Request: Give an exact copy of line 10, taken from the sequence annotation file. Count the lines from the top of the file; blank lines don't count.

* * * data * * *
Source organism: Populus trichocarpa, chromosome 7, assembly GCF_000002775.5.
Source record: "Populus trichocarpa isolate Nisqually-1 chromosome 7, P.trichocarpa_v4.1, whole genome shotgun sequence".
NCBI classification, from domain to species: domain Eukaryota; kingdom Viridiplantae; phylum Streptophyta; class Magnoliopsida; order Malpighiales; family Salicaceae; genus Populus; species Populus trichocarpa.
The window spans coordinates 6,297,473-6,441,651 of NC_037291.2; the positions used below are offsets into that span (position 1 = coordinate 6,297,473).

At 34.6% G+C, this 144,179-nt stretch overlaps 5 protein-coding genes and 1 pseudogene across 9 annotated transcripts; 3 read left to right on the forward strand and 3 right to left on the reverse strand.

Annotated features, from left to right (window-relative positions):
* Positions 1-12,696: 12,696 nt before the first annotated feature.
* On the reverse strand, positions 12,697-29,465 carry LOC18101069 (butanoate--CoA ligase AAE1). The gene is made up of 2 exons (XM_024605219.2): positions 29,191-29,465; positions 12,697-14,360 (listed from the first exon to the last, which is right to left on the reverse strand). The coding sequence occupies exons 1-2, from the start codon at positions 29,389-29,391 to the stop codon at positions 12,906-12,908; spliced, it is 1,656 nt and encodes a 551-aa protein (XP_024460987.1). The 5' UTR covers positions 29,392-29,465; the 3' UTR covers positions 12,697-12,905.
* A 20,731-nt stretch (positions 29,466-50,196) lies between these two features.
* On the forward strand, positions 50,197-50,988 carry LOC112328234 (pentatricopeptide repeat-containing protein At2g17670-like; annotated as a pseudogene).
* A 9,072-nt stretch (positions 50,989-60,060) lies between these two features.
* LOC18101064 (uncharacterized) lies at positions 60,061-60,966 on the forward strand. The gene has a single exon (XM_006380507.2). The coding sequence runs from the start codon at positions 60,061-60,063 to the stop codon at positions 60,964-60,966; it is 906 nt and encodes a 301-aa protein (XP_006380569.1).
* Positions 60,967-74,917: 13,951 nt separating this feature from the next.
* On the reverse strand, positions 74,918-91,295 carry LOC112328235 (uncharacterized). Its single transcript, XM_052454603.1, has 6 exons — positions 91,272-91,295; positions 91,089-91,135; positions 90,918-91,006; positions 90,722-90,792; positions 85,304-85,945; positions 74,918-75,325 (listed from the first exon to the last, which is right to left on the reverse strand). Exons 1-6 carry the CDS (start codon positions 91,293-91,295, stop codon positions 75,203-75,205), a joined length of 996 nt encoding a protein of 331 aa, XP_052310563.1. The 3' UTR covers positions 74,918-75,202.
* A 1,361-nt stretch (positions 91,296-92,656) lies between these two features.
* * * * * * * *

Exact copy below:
* On the forward strand, positions 50,197-50,988 carry LOC112328234 (pentatricopeptide repeat-containing protein At2g17670-like; annotated as a pseudogene).